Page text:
Just a follow-up to my previous post with the reason I believe this additional strain relief is beneficial. Underneath that very cool braided sheath lies a stranded, PVC insulated cat-5E Ethernet cable. It's good that the individual conductors are stranded, since stranded cables usually offer better flexibility than solid conductors. Additionally, the RJ45 terminators have a more flexible and complete connection to stranded wires than solid wire.
However, the cable's PVC outer insulator is susceptible to permanent deformation (stretching) every time the cable is forced to bend sharply near either connector. The additional strain relief afforded by the heat shrink tubing helps to distribute any applied force over a larger area, effectively reducing the potential for damage.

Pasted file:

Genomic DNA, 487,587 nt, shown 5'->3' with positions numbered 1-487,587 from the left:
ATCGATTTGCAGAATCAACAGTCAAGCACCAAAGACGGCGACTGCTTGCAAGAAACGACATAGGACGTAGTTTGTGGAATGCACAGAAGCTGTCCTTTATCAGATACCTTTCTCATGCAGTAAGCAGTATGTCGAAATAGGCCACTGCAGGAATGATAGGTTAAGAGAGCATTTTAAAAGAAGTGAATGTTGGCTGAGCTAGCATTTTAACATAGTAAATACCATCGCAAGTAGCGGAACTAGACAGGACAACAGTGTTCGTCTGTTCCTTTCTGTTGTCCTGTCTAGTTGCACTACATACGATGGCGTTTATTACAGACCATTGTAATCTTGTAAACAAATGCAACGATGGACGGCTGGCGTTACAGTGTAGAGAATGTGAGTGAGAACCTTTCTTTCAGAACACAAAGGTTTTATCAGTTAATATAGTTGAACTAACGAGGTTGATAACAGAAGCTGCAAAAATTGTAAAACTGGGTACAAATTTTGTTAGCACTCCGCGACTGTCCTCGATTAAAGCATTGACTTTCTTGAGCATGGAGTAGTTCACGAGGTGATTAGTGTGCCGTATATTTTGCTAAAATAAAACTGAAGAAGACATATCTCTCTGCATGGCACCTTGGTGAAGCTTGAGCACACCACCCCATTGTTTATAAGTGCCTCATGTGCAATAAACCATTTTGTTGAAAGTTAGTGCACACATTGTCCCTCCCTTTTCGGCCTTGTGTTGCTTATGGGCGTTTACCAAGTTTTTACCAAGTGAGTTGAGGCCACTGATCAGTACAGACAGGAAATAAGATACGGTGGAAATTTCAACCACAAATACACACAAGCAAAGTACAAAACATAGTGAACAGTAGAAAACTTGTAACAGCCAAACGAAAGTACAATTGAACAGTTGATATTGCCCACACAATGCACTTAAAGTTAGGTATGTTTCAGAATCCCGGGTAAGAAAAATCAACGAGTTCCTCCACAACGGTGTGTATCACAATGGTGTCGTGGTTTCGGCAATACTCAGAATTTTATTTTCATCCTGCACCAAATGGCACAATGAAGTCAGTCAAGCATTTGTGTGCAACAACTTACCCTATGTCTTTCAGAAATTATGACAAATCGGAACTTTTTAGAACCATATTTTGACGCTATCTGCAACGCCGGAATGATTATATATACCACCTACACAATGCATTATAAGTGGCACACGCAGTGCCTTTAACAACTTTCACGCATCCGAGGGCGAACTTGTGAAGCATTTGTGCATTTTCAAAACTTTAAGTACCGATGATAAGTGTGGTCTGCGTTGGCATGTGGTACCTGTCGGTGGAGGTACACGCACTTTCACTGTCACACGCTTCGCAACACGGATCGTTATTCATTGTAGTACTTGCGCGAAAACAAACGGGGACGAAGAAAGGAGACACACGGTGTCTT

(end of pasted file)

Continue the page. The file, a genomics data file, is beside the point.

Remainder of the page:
The Neutric etherCON RJ45 connectors do include a small strain relief "boot", but IMHO it is not sufficient for a guitar cable application. For context, most Ethernet patch cables are used to connect devices that do not move around that much, if at all. Thus, the use of PVC is justified for network cabling as it helps keep costs low.
On the other hand, a guitar cable is plugged, unplugged, wrapped, and unwrapped over and over during its lifetime. Additionally, most guitarists are not what I would consider "stationary" objects. Most standard guitar cables use some type of rubber-like insulator that resists permanent deformation, but still utilize heat shrink tubing near each 1/4" jack for added durability.
Again, this is just my opinion and not intended as any type of criticism. Hopefully the community will find my suggestion and explanation useful.